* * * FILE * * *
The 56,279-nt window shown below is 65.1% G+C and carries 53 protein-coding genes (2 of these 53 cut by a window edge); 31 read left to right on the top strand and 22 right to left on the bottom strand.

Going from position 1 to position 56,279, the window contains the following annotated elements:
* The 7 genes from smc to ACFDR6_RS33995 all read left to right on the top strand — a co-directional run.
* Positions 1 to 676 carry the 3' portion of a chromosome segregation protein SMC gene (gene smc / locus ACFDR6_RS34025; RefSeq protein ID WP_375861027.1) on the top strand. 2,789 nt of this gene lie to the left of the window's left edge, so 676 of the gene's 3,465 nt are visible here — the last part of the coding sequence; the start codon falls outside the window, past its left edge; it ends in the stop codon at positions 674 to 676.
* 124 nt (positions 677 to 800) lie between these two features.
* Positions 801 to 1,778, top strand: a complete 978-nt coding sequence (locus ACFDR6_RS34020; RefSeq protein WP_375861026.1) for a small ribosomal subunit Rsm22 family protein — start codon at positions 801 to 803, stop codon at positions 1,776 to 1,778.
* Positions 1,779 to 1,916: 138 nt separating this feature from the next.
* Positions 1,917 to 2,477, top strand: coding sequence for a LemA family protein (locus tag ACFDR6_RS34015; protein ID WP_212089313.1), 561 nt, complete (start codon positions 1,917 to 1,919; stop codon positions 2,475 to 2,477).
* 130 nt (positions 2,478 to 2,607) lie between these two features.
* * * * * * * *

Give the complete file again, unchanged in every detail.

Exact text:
The 56,279-nt window shown below is 65.1% G+C and carries 53 protein-coding genes (2 of these 53 cut by a window edge); 31 read left to right on the top strand and 22 right to left on the bottom strand.

Going from position 1 to position 56,279, the window contains the following annotated elements:
* The 7 genes from smc to ACFDR6_RS33995 all read left to right on the top strand — a co-directional run.
* Positions 1 to 676 carry the 3' portion of a chromosome segregation protein SMC gene (gene smc / locus ACFDR6_RS34025; RefSeq protein ID WP_375861027.1) on the top strand. 2,789 nt of this gene lie to the left of the window's left edge, so 676 of the gene's 3,465 nt are visible here — the last part of the coding sequence; the start codon falls outside the window, past its left edge; it ends in the stop codon at positions 674 to 676.
* 124 nt (positions 677 to 800) lie between these two features.
* Positions 801 to 1,778, top strand: a complete 978-nt coding sequence (locus ACFDR6_RS34020; RefSeq protein WP_375861026.1) for a small ribosomal subunit Rsm22 family protein — start codon at positions 801 to 803, stop codon at positions 1,776 to 1,778.
* Positions 1,779 to 1,916: 138 nt separating this feature from the next.
* Positions 1,917 to 2,477, top strand: coding sequence for a LemA family protein (locus tag ACFDR6_RS34015; protein ID WP_212089313.1), 561 nt, complete (start codon positions 1,917 to 1,919; stop codon positions 2,475 to 2,477).
* 130 nt (positions 2,478 to 2,607) lie between these two features.